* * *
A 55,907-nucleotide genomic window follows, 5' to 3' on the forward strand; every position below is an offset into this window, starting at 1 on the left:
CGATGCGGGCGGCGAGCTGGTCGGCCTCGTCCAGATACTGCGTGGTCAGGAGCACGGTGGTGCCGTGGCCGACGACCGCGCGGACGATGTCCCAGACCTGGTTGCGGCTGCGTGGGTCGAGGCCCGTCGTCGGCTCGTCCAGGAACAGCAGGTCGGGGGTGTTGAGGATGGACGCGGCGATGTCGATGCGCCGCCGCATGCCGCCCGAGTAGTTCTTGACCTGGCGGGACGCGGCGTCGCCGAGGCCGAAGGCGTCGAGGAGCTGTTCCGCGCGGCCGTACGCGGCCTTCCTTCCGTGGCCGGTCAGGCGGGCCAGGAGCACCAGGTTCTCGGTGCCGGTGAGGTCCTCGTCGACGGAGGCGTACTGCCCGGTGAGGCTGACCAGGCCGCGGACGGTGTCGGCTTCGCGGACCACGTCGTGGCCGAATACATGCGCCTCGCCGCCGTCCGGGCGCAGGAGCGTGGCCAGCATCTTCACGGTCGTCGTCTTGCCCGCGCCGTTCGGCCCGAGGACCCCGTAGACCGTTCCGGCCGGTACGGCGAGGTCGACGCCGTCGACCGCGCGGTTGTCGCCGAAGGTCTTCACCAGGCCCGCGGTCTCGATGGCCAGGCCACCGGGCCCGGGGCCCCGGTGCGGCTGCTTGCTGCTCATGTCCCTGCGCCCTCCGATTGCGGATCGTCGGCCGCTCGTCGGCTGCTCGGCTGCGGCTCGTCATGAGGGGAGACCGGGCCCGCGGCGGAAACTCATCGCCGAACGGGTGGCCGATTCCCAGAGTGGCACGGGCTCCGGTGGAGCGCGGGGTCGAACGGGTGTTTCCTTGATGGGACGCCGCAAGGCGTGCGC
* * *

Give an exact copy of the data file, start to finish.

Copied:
A 55,907-nucleotide genomic window follows, 5' to 3' on the forward strand; every position below is an offset into this window, starting at 1 on the left:
CGATGCGGGCGGCGAGCTGGTCGGCCTCGTCCAGATACTGCGTGGTCAGGAGCACGGTGGTGCCGTGGCCGACGACCGCGCGGACGATGTCCCAGACCTGGTTGCGGCTGCGTGGGTCGAGGCCCGTCGTCGGCTCGTCCAGGAACAGCAGGTCGGGGGTGTTGAGGATGGACGCGGCGATGTCGATGCGCCGCCGCATGCCGCCCGAGTAGTTCTTGACCTGGCGGGACGCGGCGTCGCCGAGGCCGAAGGCGTCGAGGAGCTGTTCCGCGCGGCCGTACGCGGCCTTCCTTCCGTGGCCGGTCAGGCGGGCCAGGAGCACCAGGTTCTCGGTGCCGGTGAGGTCCTCGTCGACGGAGGCGTACTGCCCGGTGAGGCTGACCAGGCCGCGGACGGTGTCGGCTTCGCGGACCACGTCGTGGCCGAATACATGCGCCTCGCCGCCGTCCGGGCGCAGGAGCGTGGCCAGCATCTTCACGGTCGTCGTCTTGCCCGCGCCGTTCGGCCCGAGGACCCCGTAGACCGTTCCGGCCGGTACGGCGAGGTCGACGCCGTCGACCGCGCGGTTGTCGCCGAAGGTCTTCACCAGGCCCGCGGTCTCGATGGCCAGGCCACCGGGCCCGGGGCCCCGGTGCGGCTGCTTGCTGCTCATGTCCCTGCGCCCTCCGATTGCGGATCGTCGGCCGCTCGTCGGCTGCTCGGCTGCGGCTCGTCATGAGGGGAGACCGGGCCCGCGGCGGAAACTCATCGCCGAACGGGTGGCCGATTCCCAGAGTGGCACGGGCTCCGGTGGAGCGCGGGGTCGAACGGGTGTTTCCTTGATGGGACGCCGCAAGGCGTGCGC